Does the autocorrelation function have any meaning with a non-stationary time series?
The time series is generally assumed to be stationary before autocorrelation is used for Box and Jenkins modeling purposes.
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@whuber gave a nice answer. I would just add, that you can simulate this very easily in R:
op <- par(mfrow = c(2,2), mar = .5 + c(0,0,0,0)) N <- 500 # Simulate a Gaussian noise process y1 <- rnorm(N) # Turn it into integrated noise (a random walk) y2 <- cumsum(y1) plot(ts(y1), xlab="", ylab="", main="", axes=F); box() plot(ts(y2), xlab="", ylab="", main="", axes=F); box() acf(y1, xlab="", ylab="", main="", axes=F); box() acf(y2, xlab="", ylab="", main="", axes=F); box() par(op)
Which ends up looking somewhat like this:
So you can easily see that the ACF function trails off slowly to zero in the case of a non-stationary series. The rate of decline is some measure of the trend, as @whuber mentioned, although this isn't the best tool to use for that kind of analysis.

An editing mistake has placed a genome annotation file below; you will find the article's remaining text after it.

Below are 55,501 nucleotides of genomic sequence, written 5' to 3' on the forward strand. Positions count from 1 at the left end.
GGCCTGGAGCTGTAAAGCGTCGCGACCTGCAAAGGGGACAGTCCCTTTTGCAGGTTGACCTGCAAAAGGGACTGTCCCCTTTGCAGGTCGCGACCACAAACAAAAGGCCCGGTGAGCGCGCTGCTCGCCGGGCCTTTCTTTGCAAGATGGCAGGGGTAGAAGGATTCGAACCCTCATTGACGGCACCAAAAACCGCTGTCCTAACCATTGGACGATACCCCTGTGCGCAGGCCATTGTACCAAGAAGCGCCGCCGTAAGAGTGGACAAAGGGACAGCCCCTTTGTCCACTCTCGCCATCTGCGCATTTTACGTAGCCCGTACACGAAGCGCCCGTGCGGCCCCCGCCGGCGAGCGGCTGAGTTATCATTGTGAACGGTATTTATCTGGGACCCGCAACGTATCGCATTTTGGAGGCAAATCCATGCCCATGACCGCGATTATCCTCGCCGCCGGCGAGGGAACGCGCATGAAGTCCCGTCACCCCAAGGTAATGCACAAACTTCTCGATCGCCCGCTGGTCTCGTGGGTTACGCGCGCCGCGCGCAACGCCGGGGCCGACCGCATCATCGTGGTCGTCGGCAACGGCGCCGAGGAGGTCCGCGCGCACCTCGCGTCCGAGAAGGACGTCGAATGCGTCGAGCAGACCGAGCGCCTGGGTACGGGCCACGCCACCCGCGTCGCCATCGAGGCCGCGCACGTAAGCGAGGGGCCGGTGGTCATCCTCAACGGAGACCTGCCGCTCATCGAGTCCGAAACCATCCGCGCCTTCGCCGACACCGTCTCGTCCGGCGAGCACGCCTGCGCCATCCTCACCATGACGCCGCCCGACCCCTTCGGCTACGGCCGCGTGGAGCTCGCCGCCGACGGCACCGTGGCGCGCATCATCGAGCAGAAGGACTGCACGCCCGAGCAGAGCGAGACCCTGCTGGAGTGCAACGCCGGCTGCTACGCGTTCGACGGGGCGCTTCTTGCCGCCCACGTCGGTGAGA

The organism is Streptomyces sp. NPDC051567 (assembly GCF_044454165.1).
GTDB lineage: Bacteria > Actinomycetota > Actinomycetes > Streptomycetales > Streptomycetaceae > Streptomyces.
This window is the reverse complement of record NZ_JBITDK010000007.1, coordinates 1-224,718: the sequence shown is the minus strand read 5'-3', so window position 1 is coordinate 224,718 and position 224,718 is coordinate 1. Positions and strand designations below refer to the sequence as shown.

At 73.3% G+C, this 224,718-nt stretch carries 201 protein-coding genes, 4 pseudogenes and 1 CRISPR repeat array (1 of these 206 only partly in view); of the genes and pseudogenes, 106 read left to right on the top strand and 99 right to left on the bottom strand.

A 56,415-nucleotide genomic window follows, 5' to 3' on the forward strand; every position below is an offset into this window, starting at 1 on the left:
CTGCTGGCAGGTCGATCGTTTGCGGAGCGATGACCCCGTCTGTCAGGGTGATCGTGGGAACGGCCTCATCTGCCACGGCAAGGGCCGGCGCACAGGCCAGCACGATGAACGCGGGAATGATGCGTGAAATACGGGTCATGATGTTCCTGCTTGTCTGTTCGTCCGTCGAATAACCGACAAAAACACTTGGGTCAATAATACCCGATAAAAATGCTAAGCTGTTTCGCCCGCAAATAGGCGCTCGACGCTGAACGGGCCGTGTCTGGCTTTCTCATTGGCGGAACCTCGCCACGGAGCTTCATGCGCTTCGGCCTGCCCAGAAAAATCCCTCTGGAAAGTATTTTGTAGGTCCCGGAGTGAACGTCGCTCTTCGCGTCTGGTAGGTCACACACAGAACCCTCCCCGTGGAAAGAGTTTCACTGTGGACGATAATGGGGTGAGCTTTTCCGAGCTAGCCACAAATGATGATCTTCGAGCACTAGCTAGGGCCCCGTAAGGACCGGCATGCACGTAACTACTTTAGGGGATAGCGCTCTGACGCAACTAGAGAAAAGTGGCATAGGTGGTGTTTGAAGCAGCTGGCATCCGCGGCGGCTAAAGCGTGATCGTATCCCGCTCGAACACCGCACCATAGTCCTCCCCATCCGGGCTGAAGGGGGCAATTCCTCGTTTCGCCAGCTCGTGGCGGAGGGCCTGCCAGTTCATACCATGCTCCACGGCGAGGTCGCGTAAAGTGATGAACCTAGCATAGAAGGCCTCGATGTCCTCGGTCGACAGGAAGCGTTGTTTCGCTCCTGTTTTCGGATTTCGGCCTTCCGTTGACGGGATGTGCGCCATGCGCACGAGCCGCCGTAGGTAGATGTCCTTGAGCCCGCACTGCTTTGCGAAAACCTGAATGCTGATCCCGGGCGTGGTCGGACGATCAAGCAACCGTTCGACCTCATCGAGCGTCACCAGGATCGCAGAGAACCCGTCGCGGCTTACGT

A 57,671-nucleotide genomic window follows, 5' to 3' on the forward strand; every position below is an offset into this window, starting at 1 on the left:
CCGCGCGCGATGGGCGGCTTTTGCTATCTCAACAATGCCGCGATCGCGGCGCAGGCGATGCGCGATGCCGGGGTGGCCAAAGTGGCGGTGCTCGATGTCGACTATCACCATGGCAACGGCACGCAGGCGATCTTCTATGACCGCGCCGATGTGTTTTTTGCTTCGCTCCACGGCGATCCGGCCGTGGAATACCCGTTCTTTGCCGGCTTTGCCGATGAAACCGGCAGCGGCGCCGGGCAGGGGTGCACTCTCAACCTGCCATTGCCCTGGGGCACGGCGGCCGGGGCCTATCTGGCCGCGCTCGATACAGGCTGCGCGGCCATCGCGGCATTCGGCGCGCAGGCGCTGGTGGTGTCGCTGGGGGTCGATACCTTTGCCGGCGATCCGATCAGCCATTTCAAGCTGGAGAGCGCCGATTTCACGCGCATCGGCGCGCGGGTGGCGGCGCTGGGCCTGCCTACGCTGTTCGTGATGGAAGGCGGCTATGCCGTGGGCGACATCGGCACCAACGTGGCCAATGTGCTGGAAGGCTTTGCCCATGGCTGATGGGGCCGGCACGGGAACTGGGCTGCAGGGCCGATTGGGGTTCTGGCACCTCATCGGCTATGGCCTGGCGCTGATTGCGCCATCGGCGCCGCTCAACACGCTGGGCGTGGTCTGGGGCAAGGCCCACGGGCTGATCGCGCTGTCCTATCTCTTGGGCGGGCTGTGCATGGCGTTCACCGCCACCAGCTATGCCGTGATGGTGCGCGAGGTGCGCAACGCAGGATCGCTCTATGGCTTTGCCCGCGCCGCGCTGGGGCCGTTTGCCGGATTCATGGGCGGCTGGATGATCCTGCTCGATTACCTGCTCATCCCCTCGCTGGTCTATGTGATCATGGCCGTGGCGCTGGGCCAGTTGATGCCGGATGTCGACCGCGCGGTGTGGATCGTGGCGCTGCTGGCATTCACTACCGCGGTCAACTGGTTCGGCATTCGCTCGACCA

In its alternative form as a variogram, the rate at which the function grows with large lags is roughly the square of the average trend. This can sometimes be a useful way to decide whether you have adequately removed any trends.
You can think of the variogram as the squared correlation multiplied by an appropriate variance and flipped upside down.
(This result is a direct consequence of the analysis presented at Why does including latitude and longitude in a GAM account for spatial autocorrelation?, which shows how the variogram includes information about the expected squared difference between values at different locations.)
One idea could be to make your time series stationary and then to perform ACF on it. One way to make a time series stationary is to compute the differences between consecutive observations. The ACF of the differenced signal should not suffer from the effects of trends or seasonality in the signal.